Acne is a fear of most women, making many people feel insecure about their appearance when communicating. Together we will learn about effective acne treatments through the article below.
1. Signs of Acne
Signs and symptoms of acne vary depending on the severity of the condition, including:
Whiteheads (closed pores)
Blackheads (open pores)
Small, red bumps
Pimples (pustules), which are pus-filled papules at the top
Appears large nodules under the surface of the skin, solid and painful
Pustules that appear below the surface of the skin (cystic lesions)
2. What causes acne?
The four main factors that cause acne include:
Skin is too oily
Overactive hormones (androgens)
Acne usually appears on the face, forehead, chest, upper back, and shoulders because these areas of the skin have the most oil (sebaceous) glands. The pores are connected to the sebaceous glands.
Blackheads are clogged hair follicles caused by dead cells, bacteria, and oil that when exposed to air will oxidize and turn black. Whiteheads are different from blackheads, this is also a type of acne caused by clogged pores, but this type is not exposed to the outside air, so it is white.
Pimples are raised red spots, usually white when blocked hair follicles become inflamed or infected with bacteria. Congestion and inflammation deep within the hair follicles create cystic masses under the surface of your skin. Other pores in your skin, like sweat glands, are not usually associated with acne.
Several factors can make acne worse, such as:
Hormones: Androgens hormones increase in boys and girls during puberty, causing the sebaceous glands to enlarge and produce more sebum. Hormonal changes associated with pregnancy and oral contraceptive use can also affect sebum production. Low androgen levels in women can make acne worse.
Some drugs. Examples include drugs containing corticosteroids, testosterone, or lithium.
Diet. Studies indicate that certain dietary factors, including skim milk and high-carbohydrate foods — like bread, bagels, and chips — can worsen acne.
Stress: Stress can make acne worse.
3. Acne treatment
If you've tried acne products for a few weeks and haven't worked, your doctor may prescribe stronger medications to:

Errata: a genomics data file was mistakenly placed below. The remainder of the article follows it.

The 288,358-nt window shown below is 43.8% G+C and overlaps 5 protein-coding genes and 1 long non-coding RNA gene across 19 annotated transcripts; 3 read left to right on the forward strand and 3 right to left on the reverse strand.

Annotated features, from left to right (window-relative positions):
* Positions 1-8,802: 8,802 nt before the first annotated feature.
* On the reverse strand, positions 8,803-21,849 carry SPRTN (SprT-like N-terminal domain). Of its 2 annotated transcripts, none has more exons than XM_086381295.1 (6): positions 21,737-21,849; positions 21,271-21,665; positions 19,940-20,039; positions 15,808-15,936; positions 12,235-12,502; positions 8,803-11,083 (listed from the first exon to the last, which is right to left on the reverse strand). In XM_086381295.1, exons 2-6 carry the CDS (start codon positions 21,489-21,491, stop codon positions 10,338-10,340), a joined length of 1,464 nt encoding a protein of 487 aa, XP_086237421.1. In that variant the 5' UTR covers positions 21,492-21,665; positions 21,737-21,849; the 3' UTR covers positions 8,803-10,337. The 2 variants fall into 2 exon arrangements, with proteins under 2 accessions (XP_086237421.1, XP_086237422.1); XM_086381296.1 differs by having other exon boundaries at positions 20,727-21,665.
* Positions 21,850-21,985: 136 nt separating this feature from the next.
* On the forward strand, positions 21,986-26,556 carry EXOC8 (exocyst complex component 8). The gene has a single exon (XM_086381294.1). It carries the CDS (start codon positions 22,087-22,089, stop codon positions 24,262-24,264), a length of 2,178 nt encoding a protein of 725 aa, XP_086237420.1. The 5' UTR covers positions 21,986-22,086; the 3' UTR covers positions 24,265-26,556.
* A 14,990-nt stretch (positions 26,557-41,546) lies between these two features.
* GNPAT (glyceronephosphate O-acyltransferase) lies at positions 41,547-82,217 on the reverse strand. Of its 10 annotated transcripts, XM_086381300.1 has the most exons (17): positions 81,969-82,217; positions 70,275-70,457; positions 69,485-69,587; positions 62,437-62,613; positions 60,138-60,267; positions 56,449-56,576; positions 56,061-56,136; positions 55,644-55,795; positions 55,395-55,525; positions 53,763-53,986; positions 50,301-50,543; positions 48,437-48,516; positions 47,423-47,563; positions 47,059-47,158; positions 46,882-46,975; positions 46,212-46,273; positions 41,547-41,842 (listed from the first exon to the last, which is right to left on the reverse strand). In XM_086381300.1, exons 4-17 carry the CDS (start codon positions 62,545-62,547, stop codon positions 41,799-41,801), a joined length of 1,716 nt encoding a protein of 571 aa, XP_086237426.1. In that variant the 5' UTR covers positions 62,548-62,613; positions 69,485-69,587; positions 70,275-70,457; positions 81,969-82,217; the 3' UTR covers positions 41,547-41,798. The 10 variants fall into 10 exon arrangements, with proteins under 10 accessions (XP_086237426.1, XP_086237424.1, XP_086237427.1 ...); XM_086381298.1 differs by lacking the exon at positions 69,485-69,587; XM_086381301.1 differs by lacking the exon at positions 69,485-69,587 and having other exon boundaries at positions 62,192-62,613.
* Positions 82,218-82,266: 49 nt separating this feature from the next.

Avoid scarring or other damage to your skin caused by acne
Acne medications work by reducing sebum secretion, speeding up skin cell turnover, fighting bacterial infections, or reducing inflammation - helping to prevent scarring. With most prescription acne medications, you may not see results for four to eight weeks, and your skin may get worse before it gets better. It can take months or years for acne to completely disappear.
The treatment regimen that your doctor recommends depends on your age, and the severity of your acne, and requires more patience on your part. For example, you may need to wash and apply medication to the affected skin twice a day for several weeks. Often topical and oral medications can be combined. Pregnant women will not be able to use prescription drugs to treat acne.
Several medications are used, including:
Retinoids: Retinoids are derived from vitamin A and include tretinoin (Avita, Retin-A, others), adapalene (Difin), and tazarotene (Tazorac, Avage), commonly found in skin care products such as creams, gel or lotion. You use this medicine in the evening, when starting it should be used 3 times a week, then you can use it daily when your skin gets used to it. Retinoids work to unclog pores.
Antibiotics: antibiotics work to kill skin bacteria and reduce redness. During the first few months of treatment, you can use both a retinoid and an antibiotic, possibly with an antibiotic in the morning and a retinoid in the evening. Antibiotics are often combined with benzoyl peroxide to reduce the risk of antibiotic resistance. Such as clindamycin with benzoyl peroxide (Benzaclin, Duac, Acanya) and erythromycin with benzoyl peroxide (Benzamycin).
Salicylic Acid and azelaic Acid: Azelaic acid is a natural acid found in grains such as barley and wheat. Azelaic acid has antibacterial and anti-inflammatory properties. A 20% azelaic acid cream is as effective as many other conventional acne treatments when used twice a day for at least four weeks. It is even more effective when used in combination with erythromycin. The drug azelaic (Azelex, Finacea) can be used during pregnancy and while breastfeeding. Side effects include a change in skin color and minor skin irritation.
Salicylic acid can treat acne conditions, but the effect of the drug is quite limited.
Dapsone. Dapsone (Aczone) 5% gel: use twice daily to treat inflammatory conditions caused by acne, especially in adult women with acne. Side effects include skin redness and dryness.
In addition, doctors may use other therapies with or in combination with medication:
Lasers and photodynamic therapy: A variety of light-related therapies have been tested with some success. But more research is needed to determine the ideal method, light source and dosage.
Remove whiteheads and blackheads: Your doctor may use special tools to gently remove whiteheads and blackheads (comedos) that have not been cleared with topical medication. This technique can cause scarring.
Steroid injections: Lymph node and cystic lesions can be treated by direct injection of a steroid medication. This therapy has resulted in rapid improvement and pain relief. The side effect of this technique is thinning of the skin in the treated area.
Most research on acne medications has involved people from 12 years old and up. In a study of 365 girls aged 9 to 10, 78% of them suffered from acne lesions. If your child has acne, you should consult a pediatric dermatologist. A guide to medications that should be avoided in children, appropriate dosages, drug interactions, side effects, and treatments that can affect a child's growth and development